Photo Credit: Brendan Walter
Barely three months after their last full-length studio release, OK Human, Weezer have already put out their next one (some of this apparently has to do with making up for time lost during the pandemic). Although originally reported (or maybe just rumored) to be an album comprised entirely of Van Halen covers (in tribute to Eddie Van Halen, whom we lost in 2020), Van Weezer is in fact another album of originals which – supposedly – are inspired by ‘70s and ‘80s hard rock in general, and thus seemingly have a bit of a harder edge than some of Weezer’s recent work. About which, this past January’s OK Human was essentially a tribute to the 1966-era Beatles and Beach Boys, full of ‘60s style hooks backed by elaborate production and/or orchestras or horn sections. All of which worked, for the most part. Given the promised dichotomy of this album, one would think Weezer’s new aim was to strip everything back to basics. Yet what we end up with is, on many levels, needlessly complex.
Among the most confusing aspects of the album is why longtime leader Rivers Cuomo and the band chose to dole out songwriting credits as they did. “I Need Some of That”, for example, gives them out to current – or former members of Blue Oyster Cult and Asia, even though the parts of the song, which supposedly necessitate this, are barely noticeable (the track overall sounds more like Fountains of Wayne than either of those bands). And apparently nobody has any idea why Billy Joel (!) gets a songwriting credit on “Beginning of the End.”
Still, we listen to an album for the music, not the writing credits. However, the one such credit on the album that can be easily explained is that of Ozzy Osbourne and the late Randy Rhodes on “Blue Dream”, which does in fact use the classic riff from “Crazy Train” verbatim. By this point in the record, the whole notion smacks just a bit too much of thrash metal band Scatterbrain’s 1990 track “Down with the Ship (Slight Return)”, which used instantly recognizable snippets for about a dozen classic rock songs from, among others, Led Zeppelin, the Doors, Yes and – ahem – Van Halen.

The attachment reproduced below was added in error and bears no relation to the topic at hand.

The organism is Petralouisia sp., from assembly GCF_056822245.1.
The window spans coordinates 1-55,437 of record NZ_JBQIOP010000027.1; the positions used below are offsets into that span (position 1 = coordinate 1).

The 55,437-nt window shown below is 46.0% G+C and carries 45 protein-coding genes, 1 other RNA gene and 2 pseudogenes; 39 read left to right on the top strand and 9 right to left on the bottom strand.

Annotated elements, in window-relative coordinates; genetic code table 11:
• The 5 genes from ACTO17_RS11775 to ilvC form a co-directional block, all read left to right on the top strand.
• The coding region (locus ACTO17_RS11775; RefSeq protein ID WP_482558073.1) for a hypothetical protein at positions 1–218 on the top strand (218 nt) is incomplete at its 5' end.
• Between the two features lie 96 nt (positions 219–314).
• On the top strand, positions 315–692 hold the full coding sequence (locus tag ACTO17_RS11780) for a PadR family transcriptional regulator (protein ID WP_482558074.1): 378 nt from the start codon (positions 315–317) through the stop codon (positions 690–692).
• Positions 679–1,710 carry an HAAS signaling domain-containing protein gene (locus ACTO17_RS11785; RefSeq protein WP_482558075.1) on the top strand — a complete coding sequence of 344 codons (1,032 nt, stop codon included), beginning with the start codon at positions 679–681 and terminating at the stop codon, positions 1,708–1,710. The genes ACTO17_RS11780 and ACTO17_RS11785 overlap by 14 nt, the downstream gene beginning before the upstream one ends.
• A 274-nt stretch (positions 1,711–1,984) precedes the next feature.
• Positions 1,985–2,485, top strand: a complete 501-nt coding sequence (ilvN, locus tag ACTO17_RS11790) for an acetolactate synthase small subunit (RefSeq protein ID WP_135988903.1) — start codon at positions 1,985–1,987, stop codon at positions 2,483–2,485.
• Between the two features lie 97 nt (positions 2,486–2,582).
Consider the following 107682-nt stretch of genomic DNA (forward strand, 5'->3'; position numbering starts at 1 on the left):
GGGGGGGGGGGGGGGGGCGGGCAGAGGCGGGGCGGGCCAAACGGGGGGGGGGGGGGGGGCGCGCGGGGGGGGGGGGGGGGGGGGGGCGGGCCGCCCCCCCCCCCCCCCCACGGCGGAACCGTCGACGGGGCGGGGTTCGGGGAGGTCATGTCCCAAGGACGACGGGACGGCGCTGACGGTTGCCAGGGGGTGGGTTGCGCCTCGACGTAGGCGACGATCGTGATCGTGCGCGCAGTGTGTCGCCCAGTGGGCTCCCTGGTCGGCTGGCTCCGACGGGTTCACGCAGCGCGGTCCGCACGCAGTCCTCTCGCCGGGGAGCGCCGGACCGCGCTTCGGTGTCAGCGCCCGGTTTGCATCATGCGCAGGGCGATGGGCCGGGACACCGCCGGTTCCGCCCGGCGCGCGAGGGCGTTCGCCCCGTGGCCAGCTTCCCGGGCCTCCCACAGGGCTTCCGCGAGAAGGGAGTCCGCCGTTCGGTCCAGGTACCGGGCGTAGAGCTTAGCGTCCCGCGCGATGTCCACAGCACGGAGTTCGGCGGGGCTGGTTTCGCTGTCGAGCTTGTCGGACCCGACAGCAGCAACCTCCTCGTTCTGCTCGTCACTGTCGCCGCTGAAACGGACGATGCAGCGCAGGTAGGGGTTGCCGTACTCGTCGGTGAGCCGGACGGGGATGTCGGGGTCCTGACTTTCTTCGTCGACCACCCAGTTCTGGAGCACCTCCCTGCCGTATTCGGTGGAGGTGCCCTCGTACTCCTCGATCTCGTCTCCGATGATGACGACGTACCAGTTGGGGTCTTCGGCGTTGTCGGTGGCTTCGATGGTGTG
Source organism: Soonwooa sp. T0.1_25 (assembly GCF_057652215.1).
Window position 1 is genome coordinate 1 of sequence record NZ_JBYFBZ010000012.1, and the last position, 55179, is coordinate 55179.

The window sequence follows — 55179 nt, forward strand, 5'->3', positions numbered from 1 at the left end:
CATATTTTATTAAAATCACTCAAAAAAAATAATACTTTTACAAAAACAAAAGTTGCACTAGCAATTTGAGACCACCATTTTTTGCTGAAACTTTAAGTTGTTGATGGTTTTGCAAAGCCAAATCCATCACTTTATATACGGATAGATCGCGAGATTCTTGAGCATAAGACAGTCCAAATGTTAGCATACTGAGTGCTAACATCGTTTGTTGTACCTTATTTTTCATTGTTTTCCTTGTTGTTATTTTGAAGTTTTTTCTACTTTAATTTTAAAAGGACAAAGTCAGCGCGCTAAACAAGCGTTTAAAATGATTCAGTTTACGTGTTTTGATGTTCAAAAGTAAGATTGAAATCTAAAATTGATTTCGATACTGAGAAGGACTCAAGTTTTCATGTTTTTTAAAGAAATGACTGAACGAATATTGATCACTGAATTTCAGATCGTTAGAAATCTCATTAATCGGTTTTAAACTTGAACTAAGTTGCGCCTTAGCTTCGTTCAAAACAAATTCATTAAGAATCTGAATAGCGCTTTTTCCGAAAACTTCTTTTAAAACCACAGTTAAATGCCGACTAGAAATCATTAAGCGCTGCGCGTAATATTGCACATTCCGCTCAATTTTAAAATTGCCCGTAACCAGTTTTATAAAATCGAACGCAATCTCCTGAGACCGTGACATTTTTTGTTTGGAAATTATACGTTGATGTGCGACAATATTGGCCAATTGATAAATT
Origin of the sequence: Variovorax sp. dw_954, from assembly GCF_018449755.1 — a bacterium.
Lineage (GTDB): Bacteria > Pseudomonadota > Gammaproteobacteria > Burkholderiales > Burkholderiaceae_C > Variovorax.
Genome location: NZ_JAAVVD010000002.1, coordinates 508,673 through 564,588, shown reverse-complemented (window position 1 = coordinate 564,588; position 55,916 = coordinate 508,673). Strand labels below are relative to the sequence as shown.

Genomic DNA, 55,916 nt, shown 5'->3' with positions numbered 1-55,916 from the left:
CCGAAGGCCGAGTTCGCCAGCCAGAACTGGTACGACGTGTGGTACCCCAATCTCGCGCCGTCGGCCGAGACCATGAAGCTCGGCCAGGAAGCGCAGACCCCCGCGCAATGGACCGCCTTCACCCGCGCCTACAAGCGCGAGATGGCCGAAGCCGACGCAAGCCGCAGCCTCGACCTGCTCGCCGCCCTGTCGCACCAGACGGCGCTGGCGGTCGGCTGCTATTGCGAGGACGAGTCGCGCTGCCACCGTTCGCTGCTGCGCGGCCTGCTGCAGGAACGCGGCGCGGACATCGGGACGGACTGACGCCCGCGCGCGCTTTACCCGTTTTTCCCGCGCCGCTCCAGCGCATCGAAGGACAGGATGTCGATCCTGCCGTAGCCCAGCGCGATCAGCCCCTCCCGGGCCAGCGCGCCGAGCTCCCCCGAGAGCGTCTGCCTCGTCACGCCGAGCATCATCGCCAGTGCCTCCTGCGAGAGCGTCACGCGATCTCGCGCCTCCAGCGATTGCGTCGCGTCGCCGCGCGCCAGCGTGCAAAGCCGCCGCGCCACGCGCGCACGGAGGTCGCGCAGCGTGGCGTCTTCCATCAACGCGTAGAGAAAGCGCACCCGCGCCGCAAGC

But “Blue Dream” then does a 360-degree turn with the lyrics, which are straight out of The Little Mermaid: “The fishes are my friends // Underneath the sea… // The octopus says ‘hi’ // He’s quite a gentleman ” etc. (so why not give a songwriting credit to Ringo Starr, who composed “Octopus’s Garden”? The selectivity of this new Weezer practice is another thing that’s difficult to understand). All that said, “Blue Dream” is possibly the best cut on the album, not because of or in spite of either the Ozzy riff or the contrasting child-like themes, but simply because it sounds like classic Weezer, as does “All the Good Ones”, “Sheila Can Do It” and mid-tempo album closer “Precious Metal Girl.”
Back in the mid ‘90s, R.E.M. was similarly concerned that they had become too mellow and risked becoming, as they themselves phrased it, “James Taylor for life.” Thus, they released their “look-we-still-rock” album, Monster, which was not only another classic but managed to get the point across without any gimmicks. While Weezer has always had something of an irreverent sense of humor (we need only think back to the “Buddy Holly” video as one just example), on their early 2021 almost-twin releases (Irish twin releases?) they allow it to overshadow the music just a bit.
Van Weezer’s opening cut “Hero” also sounds like classic Weezer, as do the best tracks and elements of the whole album. The song, ironically, sums up the best way that the band could have approached the whole project: “It’s not that I don’t love to solve a mystery // But life is hard enough with [just] one identity.” While it’s unfair not to applaud any artists’ musical ambition, Weezer should be happy just being Weezer considering it’s never failed them before. There’s much great music on Van Weezer, but the listener shouldn’t have to be asked to weed through so much baggage just to get to it (let’s hope we’re spared Led Weezer, Iron Weezer and/or AeroWeezer).